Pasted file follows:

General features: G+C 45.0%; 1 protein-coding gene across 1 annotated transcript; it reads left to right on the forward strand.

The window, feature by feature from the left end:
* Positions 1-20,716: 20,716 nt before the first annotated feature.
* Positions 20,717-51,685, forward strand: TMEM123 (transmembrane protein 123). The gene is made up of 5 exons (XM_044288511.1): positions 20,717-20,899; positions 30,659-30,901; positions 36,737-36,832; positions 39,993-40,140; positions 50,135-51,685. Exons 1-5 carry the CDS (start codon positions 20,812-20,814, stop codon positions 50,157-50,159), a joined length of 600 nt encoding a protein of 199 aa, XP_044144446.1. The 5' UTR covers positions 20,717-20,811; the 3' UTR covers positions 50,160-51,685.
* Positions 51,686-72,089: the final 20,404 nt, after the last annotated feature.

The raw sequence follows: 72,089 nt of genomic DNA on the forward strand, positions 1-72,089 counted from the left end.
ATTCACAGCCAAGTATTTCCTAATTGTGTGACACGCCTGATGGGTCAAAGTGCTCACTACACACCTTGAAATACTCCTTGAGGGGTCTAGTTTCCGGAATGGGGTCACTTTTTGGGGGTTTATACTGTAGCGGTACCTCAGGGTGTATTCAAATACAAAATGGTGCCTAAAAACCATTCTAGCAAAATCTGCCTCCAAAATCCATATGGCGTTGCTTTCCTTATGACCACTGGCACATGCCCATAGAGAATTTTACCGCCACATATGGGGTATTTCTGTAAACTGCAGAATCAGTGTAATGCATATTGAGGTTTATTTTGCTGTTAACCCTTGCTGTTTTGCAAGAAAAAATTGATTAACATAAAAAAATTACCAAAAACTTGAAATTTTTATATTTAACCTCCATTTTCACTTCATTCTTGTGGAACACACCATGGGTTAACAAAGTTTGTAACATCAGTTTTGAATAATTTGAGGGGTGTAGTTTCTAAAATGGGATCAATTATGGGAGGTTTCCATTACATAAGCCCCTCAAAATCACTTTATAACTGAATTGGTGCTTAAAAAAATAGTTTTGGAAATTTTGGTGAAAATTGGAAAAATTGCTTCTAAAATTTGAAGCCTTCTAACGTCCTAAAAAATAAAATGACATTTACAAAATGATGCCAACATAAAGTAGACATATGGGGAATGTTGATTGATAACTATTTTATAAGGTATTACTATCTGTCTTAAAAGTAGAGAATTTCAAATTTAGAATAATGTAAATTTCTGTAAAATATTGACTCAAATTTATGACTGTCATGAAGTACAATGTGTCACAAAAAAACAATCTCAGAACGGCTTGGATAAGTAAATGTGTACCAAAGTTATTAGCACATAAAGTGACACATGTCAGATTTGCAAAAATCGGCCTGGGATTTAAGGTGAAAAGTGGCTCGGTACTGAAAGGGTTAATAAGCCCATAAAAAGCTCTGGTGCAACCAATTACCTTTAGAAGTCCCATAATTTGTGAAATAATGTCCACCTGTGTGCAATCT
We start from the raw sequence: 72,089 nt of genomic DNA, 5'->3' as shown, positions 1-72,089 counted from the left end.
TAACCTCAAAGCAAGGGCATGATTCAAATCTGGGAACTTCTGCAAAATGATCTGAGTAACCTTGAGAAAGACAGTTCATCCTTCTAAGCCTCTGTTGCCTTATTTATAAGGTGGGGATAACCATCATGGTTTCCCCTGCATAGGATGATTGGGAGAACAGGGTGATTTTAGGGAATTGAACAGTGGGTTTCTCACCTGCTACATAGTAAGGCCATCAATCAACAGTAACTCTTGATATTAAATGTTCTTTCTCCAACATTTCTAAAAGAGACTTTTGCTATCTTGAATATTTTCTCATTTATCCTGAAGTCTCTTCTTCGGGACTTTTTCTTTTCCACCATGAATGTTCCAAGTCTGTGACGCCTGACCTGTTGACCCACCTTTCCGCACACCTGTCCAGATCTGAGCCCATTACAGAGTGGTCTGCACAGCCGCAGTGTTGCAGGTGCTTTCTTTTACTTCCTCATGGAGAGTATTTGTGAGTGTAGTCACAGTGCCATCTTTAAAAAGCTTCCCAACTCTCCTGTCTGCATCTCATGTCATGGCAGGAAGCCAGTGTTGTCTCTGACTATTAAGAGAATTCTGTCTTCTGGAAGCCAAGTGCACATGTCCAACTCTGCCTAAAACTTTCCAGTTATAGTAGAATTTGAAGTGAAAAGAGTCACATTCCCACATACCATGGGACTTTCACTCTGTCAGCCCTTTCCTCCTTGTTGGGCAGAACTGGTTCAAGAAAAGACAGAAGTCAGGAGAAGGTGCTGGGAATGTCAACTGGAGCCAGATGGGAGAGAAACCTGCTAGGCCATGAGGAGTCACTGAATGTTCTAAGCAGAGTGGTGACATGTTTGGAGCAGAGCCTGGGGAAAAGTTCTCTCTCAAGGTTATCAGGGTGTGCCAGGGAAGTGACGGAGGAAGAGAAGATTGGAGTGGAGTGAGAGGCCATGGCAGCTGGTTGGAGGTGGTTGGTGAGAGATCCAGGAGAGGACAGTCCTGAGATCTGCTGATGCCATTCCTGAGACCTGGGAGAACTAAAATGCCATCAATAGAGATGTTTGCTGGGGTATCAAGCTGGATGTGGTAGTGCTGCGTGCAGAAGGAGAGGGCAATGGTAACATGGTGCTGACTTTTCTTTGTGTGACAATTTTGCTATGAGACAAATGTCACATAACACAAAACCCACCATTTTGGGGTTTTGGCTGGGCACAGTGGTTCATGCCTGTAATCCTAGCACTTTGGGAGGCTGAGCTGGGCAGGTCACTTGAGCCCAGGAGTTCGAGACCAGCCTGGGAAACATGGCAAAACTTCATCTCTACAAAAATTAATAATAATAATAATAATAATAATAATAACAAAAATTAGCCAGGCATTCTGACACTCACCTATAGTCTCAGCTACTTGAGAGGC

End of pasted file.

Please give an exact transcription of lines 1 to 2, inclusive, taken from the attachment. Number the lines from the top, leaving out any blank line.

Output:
General features: G+C 45.0%; 1 protein-coding gene across 1 annotated transcript; it reads left to right on the forward strand.

The window, feature by feature from the left end: